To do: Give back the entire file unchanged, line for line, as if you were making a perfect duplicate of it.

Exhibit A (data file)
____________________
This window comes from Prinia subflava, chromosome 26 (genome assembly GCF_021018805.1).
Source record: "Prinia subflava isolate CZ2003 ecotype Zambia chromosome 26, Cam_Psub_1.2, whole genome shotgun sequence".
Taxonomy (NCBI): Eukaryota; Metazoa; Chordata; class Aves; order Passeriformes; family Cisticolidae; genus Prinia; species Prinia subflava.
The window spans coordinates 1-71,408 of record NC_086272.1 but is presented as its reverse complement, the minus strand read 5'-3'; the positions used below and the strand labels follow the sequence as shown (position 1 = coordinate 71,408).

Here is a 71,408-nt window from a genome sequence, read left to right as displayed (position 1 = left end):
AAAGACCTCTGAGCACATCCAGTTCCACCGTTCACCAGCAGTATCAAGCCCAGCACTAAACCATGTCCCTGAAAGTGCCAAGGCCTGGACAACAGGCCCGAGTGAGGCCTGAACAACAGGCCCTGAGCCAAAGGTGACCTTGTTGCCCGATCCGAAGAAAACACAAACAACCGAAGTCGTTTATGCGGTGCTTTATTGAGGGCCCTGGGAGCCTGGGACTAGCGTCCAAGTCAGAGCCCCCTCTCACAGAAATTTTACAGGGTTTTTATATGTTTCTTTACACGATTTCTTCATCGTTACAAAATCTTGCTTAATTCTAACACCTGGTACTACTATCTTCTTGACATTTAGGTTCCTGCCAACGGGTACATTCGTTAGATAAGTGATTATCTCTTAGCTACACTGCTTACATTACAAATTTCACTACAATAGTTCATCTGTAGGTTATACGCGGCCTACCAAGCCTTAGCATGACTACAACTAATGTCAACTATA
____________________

This window comes from Prinia subflava, chromosome 26 (genome assembly GCF_021018805.1).
Source record: "Prinia subflava isolate CZ2003 ecotype Zambia chromosome 26, Cam_Psub_1.2, whole genome shotgun sequence".
Taxonomy (NCBI): Eukaryota; Metazoa; Chordata; class Aves; order Passeriformes; family Cisticolidae; genus Prinia; species Prinia subflava.
The window spans coordinates 1-71,408 of record NC_086272.1 but is presented as its reverse complement, the minus strand read 5'-3'; the positions used below and the strand labels follow the sequence as shown (position 1 = coordinate 71,408).

Here is a 71,408-nt window from a genome sequence, read left to right as displayed (position 1 = left end):
AAAGACCTCTGAGCACATCCAGTTCCACCGTTCACCAGCAGTATCAAGCCCAGCACTAAACCATGTCCCTGAAAGTGCCAAGGCCTGGACAACAGGCCCGAGTGAGGCCTGAACAACAGGCCCTGAGCCAAAGGTGACCTTGTTGCCCGATCCGAAGAAAACACAAACAACCGAAGTCGTTTATGCGGTGCTTTATTGAGGGCCCTGGGAGCCTGGGACTAGCGTCCAAGTCAGAGCCCCCTCTCACAGAAATTTTACAGGGTTTTTATATGTTTCTTTACACGATTTCTTCATCGTTACAAAATCTTGCTTAATTCTAACACCTGGTACTACTATCTTCTTGACATTTAGGTTCCTGCCAACGGGTACATTCGTTAGATAAGTGATTATCTCTTAGCTACACTGCTTACATTACAAATTTCACTACAATAGTTCATCTGTAGGTTATACGCGGCCTACCAAGCCTTAGCATGACTACAACTAATGTCAACTATA